Qualitative data collection usually takes the form of interviews and focus groups. These sessions should be loosely structured, rather than being a face-to-face version of your survey data collection. Provide some high-level prompts and then let your participants talk.


Don’t forget to record the session (and get their permission to do so).


If you are dealing with a very specific survey population, which you know consists of a few hundred people in total - e.g. product managers from technology companies in Canberra, Australia - then it may be worthwhile to skip the quantitative data collection and throw your efforts behind qualitative data collection only.


3. Incentivising participation


If you’re having trouble driving survey responses, it’s okay to incentivise participation. Depending on the rules and norms of your organisation or industry, you might want to consider a small gift for completing the survey, or entry into a prize draw.


Always be aware of your organisation’s policies on gifts and benefits, as it may not be appropriate to offer people goods or rewards of any monetary value. In this case, you could offer non-monetary incentives to encourage participation, such as early access to the final survey results or completed study.


However, it’s not okay to use incentives to encourage respondents to answer things a certain way. This may get you towards the outcome you’re looking for, but would be highly unethical.


4. Buying responses


Let’s face it, it’s hard to get people to respond to surveys… really hard. Most people are busy and don’t have time to get through their own to-do list, let alone filling out a survey for you as a favour. Even incentivising responses doesn’t always get you where you need to be.


In this case, you might consider buying responses. This sounds unethical but definitely isn’t.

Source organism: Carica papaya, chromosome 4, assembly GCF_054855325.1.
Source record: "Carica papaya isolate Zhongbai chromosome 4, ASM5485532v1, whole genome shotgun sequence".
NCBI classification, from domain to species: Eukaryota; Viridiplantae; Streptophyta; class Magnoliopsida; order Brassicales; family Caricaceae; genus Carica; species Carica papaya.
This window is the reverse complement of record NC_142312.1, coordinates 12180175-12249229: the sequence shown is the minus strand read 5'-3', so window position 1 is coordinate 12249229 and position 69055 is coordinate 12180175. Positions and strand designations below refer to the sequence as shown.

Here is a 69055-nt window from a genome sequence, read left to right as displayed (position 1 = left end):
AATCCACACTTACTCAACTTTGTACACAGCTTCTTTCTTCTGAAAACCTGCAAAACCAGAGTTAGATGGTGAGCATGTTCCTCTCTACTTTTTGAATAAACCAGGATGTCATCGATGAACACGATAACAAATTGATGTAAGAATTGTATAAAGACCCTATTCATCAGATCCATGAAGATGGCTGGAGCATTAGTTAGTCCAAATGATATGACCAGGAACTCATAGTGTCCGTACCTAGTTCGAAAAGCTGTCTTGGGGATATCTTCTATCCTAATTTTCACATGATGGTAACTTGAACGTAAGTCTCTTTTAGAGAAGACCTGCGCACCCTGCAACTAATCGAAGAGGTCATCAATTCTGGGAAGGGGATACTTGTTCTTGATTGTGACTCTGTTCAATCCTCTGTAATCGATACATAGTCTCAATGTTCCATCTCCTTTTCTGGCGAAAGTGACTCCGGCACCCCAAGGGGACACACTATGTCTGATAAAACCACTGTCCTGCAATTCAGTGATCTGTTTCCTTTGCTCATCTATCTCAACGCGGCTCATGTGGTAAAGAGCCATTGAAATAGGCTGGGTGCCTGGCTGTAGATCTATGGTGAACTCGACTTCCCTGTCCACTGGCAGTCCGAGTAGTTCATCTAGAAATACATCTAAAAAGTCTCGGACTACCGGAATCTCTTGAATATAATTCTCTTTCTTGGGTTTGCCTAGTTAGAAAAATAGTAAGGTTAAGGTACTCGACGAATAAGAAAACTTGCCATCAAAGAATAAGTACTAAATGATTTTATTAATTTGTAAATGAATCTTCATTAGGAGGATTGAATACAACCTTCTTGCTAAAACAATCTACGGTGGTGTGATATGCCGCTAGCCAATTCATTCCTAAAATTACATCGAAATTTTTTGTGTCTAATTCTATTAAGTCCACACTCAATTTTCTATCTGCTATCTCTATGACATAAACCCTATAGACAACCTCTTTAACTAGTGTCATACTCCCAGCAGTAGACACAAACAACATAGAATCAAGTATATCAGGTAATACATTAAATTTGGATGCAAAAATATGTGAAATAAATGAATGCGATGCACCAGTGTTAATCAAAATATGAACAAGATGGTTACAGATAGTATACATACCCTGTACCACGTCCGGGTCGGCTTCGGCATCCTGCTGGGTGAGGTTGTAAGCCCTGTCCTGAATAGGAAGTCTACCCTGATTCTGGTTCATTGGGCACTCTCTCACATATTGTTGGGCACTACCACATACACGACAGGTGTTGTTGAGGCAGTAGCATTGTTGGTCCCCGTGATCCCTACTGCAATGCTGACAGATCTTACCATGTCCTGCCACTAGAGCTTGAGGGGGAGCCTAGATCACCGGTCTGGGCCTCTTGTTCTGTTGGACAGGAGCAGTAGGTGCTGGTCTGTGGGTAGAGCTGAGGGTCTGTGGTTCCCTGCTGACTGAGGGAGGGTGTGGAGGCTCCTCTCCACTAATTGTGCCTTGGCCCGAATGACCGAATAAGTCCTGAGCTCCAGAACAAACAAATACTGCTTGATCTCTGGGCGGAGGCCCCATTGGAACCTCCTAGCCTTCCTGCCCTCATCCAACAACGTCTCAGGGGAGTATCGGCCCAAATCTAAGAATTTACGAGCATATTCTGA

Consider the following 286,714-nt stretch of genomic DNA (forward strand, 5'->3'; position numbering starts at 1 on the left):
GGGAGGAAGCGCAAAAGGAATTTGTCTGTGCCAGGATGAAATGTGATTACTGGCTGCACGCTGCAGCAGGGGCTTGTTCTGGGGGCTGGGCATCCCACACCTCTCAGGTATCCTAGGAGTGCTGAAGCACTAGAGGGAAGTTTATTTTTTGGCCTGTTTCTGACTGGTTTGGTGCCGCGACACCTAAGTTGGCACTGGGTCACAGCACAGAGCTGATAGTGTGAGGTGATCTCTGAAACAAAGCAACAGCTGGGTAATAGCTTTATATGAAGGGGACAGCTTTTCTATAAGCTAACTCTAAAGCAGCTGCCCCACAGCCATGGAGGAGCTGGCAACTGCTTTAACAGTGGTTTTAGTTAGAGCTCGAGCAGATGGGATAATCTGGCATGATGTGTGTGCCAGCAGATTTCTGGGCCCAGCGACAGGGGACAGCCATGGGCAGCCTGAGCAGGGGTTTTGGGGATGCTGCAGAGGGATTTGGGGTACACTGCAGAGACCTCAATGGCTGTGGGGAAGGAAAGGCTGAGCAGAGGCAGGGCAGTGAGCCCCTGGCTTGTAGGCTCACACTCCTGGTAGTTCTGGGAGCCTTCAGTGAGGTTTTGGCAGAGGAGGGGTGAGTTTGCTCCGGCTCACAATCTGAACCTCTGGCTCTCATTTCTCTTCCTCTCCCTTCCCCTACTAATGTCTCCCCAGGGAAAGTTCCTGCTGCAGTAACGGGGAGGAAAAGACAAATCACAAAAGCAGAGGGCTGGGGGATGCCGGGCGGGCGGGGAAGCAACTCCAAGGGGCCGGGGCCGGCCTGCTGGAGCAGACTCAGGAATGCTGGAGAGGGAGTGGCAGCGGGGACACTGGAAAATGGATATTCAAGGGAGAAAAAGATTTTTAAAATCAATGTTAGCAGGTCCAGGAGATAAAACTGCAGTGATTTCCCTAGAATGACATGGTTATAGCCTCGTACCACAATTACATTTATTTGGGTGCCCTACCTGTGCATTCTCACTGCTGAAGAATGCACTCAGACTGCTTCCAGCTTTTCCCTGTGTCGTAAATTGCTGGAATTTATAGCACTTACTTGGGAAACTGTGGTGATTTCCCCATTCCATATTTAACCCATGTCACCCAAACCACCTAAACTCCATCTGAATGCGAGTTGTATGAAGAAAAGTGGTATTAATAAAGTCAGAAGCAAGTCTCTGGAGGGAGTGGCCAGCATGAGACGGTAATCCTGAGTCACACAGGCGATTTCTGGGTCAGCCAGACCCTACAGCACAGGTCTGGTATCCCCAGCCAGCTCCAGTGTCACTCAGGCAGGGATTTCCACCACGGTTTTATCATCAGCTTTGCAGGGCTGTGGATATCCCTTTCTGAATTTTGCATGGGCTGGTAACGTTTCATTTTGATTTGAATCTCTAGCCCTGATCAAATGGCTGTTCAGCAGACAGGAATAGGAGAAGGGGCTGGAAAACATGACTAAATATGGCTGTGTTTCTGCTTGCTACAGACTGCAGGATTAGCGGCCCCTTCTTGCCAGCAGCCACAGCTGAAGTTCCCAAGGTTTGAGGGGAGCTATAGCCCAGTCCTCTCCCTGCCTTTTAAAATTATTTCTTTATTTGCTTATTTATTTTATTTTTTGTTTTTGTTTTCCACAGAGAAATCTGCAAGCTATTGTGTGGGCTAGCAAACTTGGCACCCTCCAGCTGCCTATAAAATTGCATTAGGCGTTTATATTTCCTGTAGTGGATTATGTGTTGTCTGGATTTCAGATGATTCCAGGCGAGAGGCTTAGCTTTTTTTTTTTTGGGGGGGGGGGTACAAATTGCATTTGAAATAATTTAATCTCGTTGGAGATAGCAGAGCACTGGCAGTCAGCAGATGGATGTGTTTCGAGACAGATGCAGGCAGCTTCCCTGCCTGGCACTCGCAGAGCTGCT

There are many companies around that maintain pre-existing panels of people who have already opted-in to answer surveys. You can specify who you’re looking for in terms of demographics and professional attributes. These panels vary in quality so always do your research.


You will not and should not deal directly with any individual members of the panel, so please do not ask or expect this. They have not given consent to deal with you, the third party, so the company will do this for you.


Please steer clear of any vendor who offers to sell you email addresses. This is quite simply unethical, and even illegal in some jurisdictions.


5. Make sure your participants give informed consent


This one is easy to overlook because we’re not scientists or ethicists, but I think it’s really important to demonstrate your trustworthiness and values.


Whenever you’re collecting data or inputs for a study or survey, make sure your participants give informed consent. You want them to walk away with an understanding of what they’ve contributed and how their responses will be used. You should also offer some information on how their data will be stored (more on that next week).


As a result, they’ll feel good about the process and about you.


It doesn’t need to be anything laborious. SurveyMonkey has a templated example here.


Conclusion and coming soon


As I said earlier, today’s list is by no means exhaustive, and I’m not a research scientist. However, it pays to put some effort into your data collection efforts. The end result will be superior, and you’ll develop your reputation as someone who cares about authentic and valuable marketing and communications.


Next week I’ll be offering some more tips on the second phase of the data life cycle - analysis and management. See you then!


22 views0 comments

Recent Posts

See All

Комментарии


bottom of page